What are your professional and personal goals for 2018?

Coming off the tails of finishing my undergrad in 2015, I went through the inevitable post-art school exhaustion period. Now in terms of my work, I am focussing more on portraiture and fashion-oriented images, hoping to blend some of my past more series or project-based work into a more editorial, and inevitably commercial place. Right now I'm working in the fashion industry so I'm exploring ways to insert my highly fine-art based past and education into something that is much more outside of myself, collaborative, and relevant within a fashion context. It's an enormous challenge, but it's going well.

Personally speaking, man oh man… there is always a lot of work being done there. The last 6 months have been about revisiting a lot of old stones and turning them over again to really examine certain events that happened to me throughout my twenties. I think I went through a lot of ebbs and flows where I was positive of my identity, then lost, then positive again. I feel like I had the privilege of being so many different people. I'm 29 now and I think I'm settling into understanding how much of the last decade was actually filled with rapid but spastic development. Now I'm really trying to comb through and understand what that development really meant for me and acknowledging and admitting that things didn't happen around me. I was very occupied by ensuring my resilience, but I have truly been revised by these things.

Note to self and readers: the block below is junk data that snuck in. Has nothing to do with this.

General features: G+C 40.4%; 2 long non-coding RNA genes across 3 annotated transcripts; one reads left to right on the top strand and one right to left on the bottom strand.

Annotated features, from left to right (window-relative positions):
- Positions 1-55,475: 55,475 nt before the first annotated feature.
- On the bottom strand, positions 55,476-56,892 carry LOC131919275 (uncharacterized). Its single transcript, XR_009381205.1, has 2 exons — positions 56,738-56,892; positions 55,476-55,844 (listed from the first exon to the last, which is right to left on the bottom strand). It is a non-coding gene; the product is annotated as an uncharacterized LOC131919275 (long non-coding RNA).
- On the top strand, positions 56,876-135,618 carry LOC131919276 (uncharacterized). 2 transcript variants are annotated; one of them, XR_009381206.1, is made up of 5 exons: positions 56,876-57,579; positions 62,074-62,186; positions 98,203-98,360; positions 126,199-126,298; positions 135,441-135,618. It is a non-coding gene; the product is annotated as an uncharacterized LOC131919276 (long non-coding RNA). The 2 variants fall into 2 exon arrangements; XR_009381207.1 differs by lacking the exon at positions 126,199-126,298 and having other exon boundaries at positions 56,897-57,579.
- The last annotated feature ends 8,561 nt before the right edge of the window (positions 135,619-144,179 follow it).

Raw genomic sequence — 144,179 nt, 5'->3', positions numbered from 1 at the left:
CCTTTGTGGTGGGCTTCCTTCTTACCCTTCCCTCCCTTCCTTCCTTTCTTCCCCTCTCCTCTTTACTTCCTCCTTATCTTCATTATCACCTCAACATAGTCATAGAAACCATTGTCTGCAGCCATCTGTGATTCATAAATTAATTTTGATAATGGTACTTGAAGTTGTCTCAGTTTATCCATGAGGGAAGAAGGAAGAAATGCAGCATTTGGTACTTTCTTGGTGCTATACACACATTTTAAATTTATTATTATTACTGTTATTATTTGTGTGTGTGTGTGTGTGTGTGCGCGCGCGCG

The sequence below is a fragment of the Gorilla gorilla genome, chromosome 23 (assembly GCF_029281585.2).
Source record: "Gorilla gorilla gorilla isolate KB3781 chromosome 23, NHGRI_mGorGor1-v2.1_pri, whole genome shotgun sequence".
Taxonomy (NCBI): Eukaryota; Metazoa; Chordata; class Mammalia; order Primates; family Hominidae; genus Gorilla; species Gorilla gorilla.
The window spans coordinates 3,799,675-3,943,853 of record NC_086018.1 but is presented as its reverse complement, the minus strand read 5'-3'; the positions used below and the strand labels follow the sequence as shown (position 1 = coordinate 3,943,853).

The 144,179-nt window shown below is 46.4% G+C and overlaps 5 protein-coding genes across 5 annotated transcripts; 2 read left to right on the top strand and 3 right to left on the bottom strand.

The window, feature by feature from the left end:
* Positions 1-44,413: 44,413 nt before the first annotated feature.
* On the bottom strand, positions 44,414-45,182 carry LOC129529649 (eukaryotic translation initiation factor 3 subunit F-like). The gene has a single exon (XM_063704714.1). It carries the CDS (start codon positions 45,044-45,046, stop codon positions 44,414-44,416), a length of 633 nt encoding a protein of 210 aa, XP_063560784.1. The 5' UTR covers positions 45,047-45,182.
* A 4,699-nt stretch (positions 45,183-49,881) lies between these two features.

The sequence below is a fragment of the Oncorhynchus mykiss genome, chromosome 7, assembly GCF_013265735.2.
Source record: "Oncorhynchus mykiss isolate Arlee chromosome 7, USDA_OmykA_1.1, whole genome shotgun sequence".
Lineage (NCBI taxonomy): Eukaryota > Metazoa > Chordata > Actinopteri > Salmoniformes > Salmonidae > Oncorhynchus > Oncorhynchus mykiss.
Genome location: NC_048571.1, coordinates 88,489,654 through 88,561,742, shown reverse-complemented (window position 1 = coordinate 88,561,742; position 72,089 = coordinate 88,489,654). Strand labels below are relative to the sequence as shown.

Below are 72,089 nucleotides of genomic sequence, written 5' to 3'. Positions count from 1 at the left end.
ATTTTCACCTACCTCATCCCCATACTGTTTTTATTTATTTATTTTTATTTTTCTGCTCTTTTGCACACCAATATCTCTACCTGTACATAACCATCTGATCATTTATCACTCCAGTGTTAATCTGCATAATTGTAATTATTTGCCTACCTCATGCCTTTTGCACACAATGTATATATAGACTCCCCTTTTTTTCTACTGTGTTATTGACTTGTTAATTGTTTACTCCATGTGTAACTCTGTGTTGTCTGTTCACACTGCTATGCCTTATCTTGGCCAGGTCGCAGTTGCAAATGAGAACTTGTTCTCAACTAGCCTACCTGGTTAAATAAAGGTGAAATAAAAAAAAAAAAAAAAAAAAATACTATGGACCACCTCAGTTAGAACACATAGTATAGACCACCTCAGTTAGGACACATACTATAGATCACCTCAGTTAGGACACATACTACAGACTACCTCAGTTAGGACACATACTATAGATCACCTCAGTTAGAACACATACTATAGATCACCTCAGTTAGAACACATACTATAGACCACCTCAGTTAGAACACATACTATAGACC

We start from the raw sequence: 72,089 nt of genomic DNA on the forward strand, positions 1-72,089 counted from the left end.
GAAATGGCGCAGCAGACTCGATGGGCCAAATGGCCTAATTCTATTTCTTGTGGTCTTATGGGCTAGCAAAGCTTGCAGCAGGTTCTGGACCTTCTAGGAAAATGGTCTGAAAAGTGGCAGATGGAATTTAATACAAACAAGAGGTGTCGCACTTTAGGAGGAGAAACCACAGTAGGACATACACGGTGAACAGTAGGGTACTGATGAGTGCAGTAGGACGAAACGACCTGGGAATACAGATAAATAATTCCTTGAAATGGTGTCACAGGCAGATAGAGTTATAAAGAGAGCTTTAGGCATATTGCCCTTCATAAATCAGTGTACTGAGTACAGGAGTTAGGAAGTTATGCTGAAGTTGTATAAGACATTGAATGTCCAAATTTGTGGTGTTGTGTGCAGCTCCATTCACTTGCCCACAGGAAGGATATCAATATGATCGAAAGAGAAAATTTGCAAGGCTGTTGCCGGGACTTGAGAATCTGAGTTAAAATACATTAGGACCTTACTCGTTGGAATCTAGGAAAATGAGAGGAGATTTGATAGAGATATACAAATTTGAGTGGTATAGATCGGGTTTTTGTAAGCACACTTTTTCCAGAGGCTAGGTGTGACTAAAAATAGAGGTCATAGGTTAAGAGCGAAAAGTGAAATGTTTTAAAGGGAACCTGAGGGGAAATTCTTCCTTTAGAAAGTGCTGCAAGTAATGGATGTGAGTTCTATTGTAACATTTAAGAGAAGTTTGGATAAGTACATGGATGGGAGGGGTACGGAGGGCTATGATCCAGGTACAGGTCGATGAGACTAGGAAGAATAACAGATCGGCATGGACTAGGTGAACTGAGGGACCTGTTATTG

I don't like setting personal goals that are too firm because I find that overwhelming. But I suppose in 2018 that I continue settling into myself. I'm always searching for balance, so far I haven't made it but I've been successful in calming down. I'm looking forward to my thirties.

Where does your inspiration for photographic projects come from?

Oof. This is a very open question. It completely depends on the project, the subject, and the context in which I am working. I suppose I will talk about the work I've shared with you. "Landscape with Woman" was I project I made in 2013 while on a week long residency. In this work, I wanted to reappropriate the iconic art historical canon of the figure in the landscape seen in the paintings of artists like Caspar David Friedrich. The themes he works with, primarily the sublime, but also loneliness, mortality, and storytelling were all inspiration for this work.

I was interested in the concept of the sublime as a means for spiritual exploration and purpose through the contemplation of nature. Even more specifically I adopted Friedrich's approach known as "Ruckenfigur" which is simply a figure being viewed from behind (or without their face). Both women and nature have been perceived and experienced through art as an idealization revealed by the vision of man. Women have been excluded from viewing the sublime potential of nature because we were considered to be a part of nature. Enlightenment was for men, everything else were plants and animals. So I basically wanted to steal back the sublime, picturing myself as both the figure within and the creator of the image.

If you had to choose one thing you wished you did differently this year, what would it be?

No regrets.

How personal is your photography?